Our final published result was 13 observed events with an expected background of 3.5 ± 0.5 events (CMS 2016). Figure 1 shows the tracks observed in our detector for one of these candidate events. This result is the first evidence for the rare process of W boson pairs produced from intact protons.

Figure 1. Large Hadron Collider proton collision event from our analysis that provides evidence for the rare process: W pair production from intact protons. The isolated red and blue tracks are identified as a muon and electron.

Figure 2 shows the distribution of the mass of the particle state that produced the observed data events and the expected signal and background contributions. The light blue histogram shows the expected contribution from standard physics. New physics would appear as an excess in both the low- and high-mass region. An excess in the high-mass region, where the standard expectation is extremely small, would be an unambiguous indication of new physics. From our analysis, we have set the world's best limit on the presence of new particles from this mode and it is about three times better than our previously published result.

Figure 2. Distribution of the mass of the particle state that produced the muon and electron detected in the 8-TeV data set. Our data is the first to show evidence for the standard model production of W bosons in this rare process (theory prediction is shown as light blue).

The next available data set to extend our new physics search was collected in 2016 at the substantially higher LHC energy of 13 TeV, where the simultaneous background from multiple events was two times worse than the previous data set at 8 TeV. Part of this data set contains tracking information for the outgoing proton, but does not have any timing information. Because the background conditions are worse and there is only partial proton tagging information, it is not yet known which approach will produce the best sensitivity to new physics. Because of this uncertainty we began two related analyses: one with and one without proton tracking information. When comparing data to simulation for the analysis without tracking information, we found more data events than expected, which is shown in Figure 3. Preliminary investigations show that this is likely an upward fluctuation in our background processes, not a new physics signal. More studies need to be performed to confirm this with control samples in the data and improved simulations. In the second analysis, we observed for the first time W boson pair production with identified outgoing protons in our tracking detectors. We found three such data events that pass all our selection criteria. To determine the expected background and contribution of signal from the standard theory requires significant additional effort and depends on detailed simulations of the outgoing proton, which have not yet been fully implemented.

Figure 3. Momentum of the particle state that produced the muon and electron detected in the 13-TeV data set without proton tracking information. Data events are shown as points with error bars, predictions from simulations are shown in colored histograms. When comparing data to simulations for the analysis without tracking information, we found more data events than expected, probably indicating an upward fluctuation in our background processes.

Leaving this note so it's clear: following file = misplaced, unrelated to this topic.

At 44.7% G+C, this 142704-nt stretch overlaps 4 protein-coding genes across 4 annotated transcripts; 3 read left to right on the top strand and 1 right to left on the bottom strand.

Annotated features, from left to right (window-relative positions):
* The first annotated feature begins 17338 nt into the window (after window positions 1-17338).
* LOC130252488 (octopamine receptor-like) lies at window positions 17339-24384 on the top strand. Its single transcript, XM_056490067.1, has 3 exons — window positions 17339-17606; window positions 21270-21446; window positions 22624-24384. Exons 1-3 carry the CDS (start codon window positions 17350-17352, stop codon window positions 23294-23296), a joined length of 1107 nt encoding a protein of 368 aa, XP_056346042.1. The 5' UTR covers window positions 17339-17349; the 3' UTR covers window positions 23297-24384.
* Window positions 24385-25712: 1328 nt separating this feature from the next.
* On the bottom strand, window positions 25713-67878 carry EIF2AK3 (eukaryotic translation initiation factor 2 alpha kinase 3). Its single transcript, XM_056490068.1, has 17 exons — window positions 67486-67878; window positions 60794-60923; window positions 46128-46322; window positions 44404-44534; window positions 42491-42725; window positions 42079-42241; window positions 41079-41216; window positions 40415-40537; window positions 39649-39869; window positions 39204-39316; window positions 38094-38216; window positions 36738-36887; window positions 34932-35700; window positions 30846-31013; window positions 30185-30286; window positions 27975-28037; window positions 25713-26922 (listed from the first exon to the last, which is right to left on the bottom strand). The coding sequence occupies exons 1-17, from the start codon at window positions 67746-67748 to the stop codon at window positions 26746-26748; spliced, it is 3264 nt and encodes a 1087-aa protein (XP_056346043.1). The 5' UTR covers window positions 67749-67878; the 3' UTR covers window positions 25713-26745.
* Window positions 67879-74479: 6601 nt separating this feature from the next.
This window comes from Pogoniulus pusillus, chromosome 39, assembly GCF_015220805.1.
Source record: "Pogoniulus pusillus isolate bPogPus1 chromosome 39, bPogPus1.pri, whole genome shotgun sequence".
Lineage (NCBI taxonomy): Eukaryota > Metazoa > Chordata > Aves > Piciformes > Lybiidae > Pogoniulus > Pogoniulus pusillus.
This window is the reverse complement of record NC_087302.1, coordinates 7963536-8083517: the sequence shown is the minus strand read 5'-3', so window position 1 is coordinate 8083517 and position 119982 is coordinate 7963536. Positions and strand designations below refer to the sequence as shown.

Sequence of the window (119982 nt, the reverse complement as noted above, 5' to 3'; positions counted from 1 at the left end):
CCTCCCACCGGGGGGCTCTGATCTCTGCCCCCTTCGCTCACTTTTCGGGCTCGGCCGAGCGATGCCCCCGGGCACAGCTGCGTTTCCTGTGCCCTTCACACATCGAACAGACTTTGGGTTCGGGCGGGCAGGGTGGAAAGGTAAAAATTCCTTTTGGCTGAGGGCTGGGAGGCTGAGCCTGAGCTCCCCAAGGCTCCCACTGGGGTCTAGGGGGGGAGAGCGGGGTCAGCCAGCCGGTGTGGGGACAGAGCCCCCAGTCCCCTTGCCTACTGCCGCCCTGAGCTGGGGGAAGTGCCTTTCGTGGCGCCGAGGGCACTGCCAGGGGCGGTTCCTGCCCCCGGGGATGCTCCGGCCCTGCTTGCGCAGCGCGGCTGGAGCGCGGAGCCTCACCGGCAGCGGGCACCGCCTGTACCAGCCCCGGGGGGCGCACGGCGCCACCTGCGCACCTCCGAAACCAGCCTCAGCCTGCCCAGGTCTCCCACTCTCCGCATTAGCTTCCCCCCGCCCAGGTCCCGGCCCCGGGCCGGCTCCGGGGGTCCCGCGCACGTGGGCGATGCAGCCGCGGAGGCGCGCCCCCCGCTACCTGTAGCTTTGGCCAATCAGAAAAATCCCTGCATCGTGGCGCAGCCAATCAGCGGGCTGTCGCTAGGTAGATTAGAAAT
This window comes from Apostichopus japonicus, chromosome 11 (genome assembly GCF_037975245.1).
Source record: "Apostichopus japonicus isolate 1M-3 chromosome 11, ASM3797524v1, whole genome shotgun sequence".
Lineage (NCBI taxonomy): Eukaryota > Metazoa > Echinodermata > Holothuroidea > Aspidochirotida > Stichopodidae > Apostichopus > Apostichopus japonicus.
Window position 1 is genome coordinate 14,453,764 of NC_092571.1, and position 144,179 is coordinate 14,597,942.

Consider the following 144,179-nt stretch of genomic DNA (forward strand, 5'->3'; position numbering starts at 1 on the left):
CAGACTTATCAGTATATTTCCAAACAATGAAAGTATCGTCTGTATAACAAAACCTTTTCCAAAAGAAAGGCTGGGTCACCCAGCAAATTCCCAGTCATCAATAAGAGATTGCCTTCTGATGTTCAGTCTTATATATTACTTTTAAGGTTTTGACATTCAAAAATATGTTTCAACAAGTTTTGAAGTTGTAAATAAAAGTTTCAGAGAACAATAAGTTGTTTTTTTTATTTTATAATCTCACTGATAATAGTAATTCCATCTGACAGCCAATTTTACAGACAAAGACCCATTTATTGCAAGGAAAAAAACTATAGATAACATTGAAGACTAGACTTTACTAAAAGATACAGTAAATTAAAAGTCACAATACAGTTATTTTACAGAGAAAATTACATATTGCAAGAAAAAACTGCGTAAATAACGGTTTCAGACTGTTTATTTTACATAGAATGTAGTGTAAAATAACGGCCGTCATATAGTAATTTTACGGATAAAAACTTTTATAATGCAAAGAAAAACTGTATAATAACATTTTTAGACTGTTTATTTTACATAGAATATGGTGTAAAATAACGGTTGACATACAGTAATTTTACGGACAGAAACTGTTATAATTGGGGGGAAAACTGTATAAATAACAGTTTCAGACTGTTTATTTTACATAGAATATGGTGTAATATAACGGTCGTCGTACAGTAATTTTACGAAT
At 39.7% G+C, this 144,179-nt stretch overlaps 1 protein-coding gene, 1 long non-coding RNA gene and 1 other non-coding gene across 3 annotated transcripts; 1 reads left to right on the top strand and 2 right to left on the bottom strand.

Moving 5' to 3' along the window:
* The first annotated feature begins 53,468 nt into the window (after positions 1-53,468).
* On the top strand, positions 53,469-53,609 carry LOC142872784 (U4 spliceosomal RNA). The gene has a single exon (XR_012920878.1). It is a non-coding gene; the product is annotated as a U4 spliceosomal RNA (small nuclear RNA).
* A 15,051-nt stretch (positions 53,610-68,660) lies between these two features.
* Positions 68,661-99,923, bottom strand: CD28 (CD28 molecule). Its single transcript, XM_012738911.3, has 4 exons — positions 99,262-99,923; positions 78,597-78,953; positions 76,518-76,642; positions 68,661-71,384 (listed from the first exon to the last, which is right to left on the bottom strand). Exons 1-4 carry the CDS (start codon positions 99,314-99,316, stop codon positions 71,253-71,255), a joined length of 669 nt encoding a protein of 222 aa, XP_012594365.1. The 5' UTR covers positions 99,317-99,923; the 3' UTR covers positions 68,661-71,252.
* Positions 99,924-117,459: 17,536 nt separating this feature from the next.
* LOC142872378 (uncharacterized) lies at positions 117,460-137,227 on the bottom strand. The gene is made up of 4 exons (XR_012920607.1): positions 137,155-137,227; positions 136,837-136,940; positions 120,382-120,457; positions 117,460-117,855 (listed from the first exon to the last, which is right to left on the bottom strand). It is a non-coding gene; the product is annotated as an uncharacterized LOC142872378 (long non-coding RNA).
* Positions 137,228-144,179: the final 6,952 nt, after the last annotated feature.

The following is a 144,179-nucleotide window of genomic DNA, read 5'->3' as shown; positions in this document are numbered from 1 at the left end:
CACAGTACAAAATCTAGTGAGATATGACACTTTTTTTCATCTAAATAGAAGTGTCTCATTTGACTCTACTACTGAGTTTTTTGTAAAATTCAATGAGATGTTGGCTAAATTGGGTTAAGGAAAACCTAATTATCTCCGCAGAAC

Impact on Mission

This project enabled Livermore to be at the forefront of an important new approach in discovery science within the highest priority mission of the DOE Office of High Energy Physics and provides us with the opportunity to make a discovery as important as that of the Higgs boson itself. This also establishes our reputation to participate in future major collider projects such as the High Luminosity upgrade to the LHC and the International Linear Collider.

A highly visible role at the frontier of particle physics attracts and retains outstanding scientific staff and allows us to develop core capabilities in both hardware and data analysis that have direct benefits to Livermore missions. Significant recent examples from personnel on this project are: Department of Defense, Defense Threat Reduction Agency awarding Livermore leadership of their entire active interrogation experimental program and Department of Homeland Security, Domestic Nuclear Detection Office recruiting Livermore to lead a technical effort to address major performance issues with a muon tomography system adapted from high-energy physics detectors. Both of these efforts use expertise and software tools that we developed directly for our particle physics basic science projects.


We are collecting data now with a fully functional proton tagging system. We are leading the analysis of W boson pair production with this data and will continue to produce world's best sensitivity to new physics from this channel. We anticipate that our steady participation in this physics and ongoing upgrades of the proton tagging detectors will result in funding from DOE Office of High Energy Physics (OHEP). We continue to be invited to the OHEP review of LHC physics (Energy Frontier), which are held every three years. Because of our substantial progress from this LDRD project, we are in a strong position for the upcoming review in 2018.


Albrow, M., et al. 2005. “FP420: An R&D Proposal to Investigate the Feasibility of Installing Proton Tagging Detectors in the 420m Region at LHC.” CERN-LHCC-2005-025.

Belanger, G., and F. Boudjema. 1992. “Gamma–Gamma to W+W- and Gamma–Gamma to ZZ as Tests of Novel Quartic Couplings.” Phys. Lett. B 288, 210.

Bell, P. J. 2009. “Quartic Gauge Couplings and the Radiation Zero in pp to l nu Gamma-Gamma Events at the LHC.” Eur. Phys. J. C 64, 25.

Cho, A. 2007. “Physicists Nightmare Scenario: The Higgs and Nothing Else.” Science 315 (5819):1657–1658.

CMS Collaboration. 2012. “Observation of a New Boson at a Mass of 125 GeV with the CMS Experiment at the LHC.” Phys. Lett. B 716, 30.

CMS Collaboration. 2016. “Evidence for Exclusive Gamma–Gamma to W+W- Production and Constraints on Anomalous Quartic Gauge Couplings in pp Collisions at vs = 7 and 8 TeV.” J. High Energ. Phys. 2016:119. LLNL-JRNL-704026.

Fichet, S., and G. von Gersdorff. 2014. “Anomalous Gauge Couplings from Composite Higgs and Warped Extra Dimensions.” J. High Energ. Phys. 2014:1403.

Royon, C., et al. 2011. “Anomalous Quartic and Triple Gauge Couplings in Gamma-Induced Processes at the LHC.” Am. Inst. Phys. Conf. Proc. 1350, 140.

Publications and Presentations

CMS Collaboration. 2016. “Evidence for Exclusive Gamma–Gamma to W+W- Production and Constraints on Anomalous Quartic Gauge Couplings in pp Collisions at vs = 7 and 8 TeV.” J. High Energ. Phys. 2016:119. LLNL-JRNL-704026.